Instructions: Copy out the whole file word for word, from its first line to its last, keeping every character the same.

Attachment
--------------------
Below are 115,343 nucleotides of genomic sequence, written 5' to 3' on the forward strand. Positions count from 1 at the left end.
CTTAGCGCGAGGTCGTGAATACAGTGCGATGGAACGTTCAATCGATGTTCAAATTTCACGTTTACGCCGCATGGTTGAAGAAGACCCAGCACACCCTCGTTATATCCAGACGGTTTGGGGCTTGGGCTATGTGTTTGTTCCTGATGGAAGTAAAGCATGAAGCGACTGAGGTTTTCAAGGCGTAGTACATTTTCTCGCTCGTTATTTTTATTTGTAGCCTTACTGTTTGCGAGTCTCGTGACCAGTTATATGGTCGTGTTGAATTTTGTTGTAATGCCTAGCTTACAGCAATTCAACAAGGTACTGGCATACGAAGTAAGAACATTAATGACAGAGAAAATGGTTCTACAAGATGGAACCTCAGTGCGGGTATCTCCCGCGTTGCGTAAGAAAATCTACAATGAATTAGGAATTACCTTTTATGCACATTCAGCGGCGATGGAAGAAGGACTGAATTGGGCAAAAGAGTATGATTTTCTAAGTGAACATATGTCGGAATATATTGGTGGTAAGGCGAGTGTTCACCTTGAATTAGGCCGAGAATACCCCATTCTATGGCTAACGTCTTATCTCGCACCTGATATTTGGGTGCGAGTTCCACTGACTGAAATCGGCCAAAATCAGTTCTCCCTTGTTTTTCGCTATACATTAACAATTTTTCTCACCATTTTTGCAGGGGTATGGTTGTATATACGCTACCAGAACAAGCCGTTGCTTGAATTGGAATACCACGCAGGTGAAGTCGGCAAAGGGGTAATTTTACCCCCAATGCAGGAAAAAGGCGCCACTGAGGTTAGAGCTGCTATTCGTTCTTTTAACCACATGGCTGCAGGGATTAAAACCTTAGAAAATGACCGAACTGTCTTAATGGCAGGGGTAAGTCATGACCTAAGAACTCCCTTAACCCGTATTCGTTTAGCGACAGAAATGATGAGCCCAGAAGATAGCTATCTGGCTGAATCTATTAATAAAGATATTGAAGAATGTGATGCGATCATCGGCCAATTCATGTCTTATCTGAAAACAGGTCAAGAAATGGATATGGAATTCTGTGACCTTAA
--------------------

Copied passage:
Below are 115,343 nucleotides of genomic sequence, written 5' to 3' on the forward strand. Positions count from 1 at the left end.
CTTAGCGCGAGGTCGTGAATACAGTGCGATGGAACGTTCAATCGATGTTCAAATTTCACGTTTACGCCGCATGGTTGAAGAAGACCCAGCACACCCTCGTTATATCCAGACGGTTTGGGGCTTGGGCTATGTGTTTGTTCCTGATGGAAGTAAAGCATGAAGCGACTGAGGTTTTCAAGGCGTAGTACATTTTCTCGCTCGTTATTTTTATTTGTAGCCTTACTGTTTGCGAGTCTCGTGACCAGTTATATGGTCGTGTTGAATTTTGTTGTAATGCCTAGCTTACAGCAATTCAACAAGGTACTGGCATACGAAGTAAGAACATTAATGACAGAGAAAATGGTTCTACAAGATGGAACCTCAGTGCGGGTATCTCCCGCGTTGCGTAAGAAAATCTACAATGAATTAGGAATTACCTTTTATGCACATTCAGCGGCGATGGAAGAAGGACTGAATTGGGCAAAAGAGTATGATTTTCTAAGTGAACATATGTCGGAATATATTGGTGGTAAGGCGAGTGTTCACCTTGAATTAGGCCGAGAATACCCCATTCTATGGCTAACGTCTTATCTCGCACCTGATATTTGGGTGCGAGTTCCACTGACTGAAATCGGCCAAAATCAGTTCTCCCTTGTTTTTCGCTATACATTAACAATTTTTCTCACCATTTTTGCAGGGGTATGGTTGTATATACGCTACCAGAACAAGCCGTTGCTTGAATTGGAATACCACGCAGGTGAAGTCGGCAAAGGGGTAATTTTACCCCCAATGCAGGAAAAAGGCGCCACTGAGGTTAGAGCTGCTATTCGTTCTTTTAACCACATGGCTGCAGGGATTAAAACCTTAGAAAATGACCGAACTGTCTTAATGGCAGGGGTAAGTCATGACCTAAGAACTCCCTTAACCCGTATTCGTTTAGCGACAGAAATGATGAGCCCAGAAGATAGCTATCTGGCTGAATCTATTAATAAAGATATTGAAGAATGTGATGCGATCATCGGCCAATTCATGTCTTATCTGAAAACAGGTCAAGAAATGGATATGGAATTCTGTGACCTTAA